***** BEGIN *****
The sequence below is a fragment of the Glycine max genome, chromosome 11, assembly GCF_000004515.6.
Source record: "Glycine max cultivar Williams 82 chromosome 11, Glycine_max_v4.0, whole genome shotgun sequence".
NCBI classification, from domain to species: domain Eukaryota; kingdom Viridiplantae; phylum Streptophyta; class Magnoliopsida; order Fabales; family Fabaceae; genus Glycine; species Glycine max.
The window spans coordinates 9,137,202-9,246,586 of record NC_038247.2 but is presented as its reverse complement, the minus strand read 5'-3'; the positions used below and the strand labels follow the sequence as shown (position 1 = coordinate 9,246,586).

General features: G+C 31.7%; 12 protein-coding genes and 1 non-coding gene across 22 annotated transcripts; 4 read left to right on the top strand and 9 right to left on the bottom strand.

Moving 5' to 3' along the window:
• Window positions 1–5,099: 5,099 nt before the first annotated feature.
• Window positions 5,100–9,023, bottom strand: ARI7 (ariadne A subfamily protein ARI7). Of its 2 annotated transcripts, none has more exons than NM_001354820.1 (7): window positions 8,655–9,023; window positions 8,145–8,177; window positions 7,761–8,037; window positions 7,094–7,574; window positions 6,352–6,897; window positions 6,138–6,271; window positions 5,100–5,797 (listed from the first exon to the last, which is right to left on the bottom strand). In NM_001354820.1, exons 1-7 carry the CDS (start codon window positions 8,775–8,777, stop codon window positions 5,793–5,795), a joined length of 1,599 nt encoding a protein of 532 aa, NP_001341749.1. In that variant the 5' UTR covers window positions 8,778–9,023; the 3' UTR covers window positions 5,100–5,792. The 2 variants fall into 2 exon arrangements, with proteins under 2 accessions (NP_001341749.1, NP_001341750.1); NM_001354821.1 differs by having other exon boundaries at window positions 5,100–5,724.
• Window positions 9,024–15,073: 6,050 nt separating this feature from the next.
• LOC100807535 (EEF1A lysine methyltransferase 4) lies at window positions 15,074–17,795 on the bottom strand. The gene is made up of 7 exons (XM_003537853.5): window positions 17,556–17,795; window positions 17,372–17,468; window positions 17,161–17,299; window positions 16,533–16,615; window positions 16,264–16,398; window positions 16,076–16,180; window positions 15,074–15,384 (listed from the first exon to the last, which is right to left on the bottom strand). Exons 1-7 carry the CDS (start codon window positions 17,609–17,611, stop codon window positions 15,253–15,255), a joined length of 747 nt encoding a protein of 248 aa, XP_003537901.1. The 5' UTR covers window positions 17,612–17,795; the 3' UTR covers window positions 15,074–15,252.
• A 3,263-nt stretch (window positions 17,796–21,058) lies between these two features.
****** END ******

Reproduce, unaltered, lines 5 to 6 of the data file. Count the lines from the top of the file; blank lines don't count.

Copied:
General features: G+C 31.7%; 12 protein-coding genes and 1 non-coding gene across 22 annotated transcripts; 4 read left to right on the top strand and 9 right to left on the bottom strand.

Moving 5' to 3' along the window: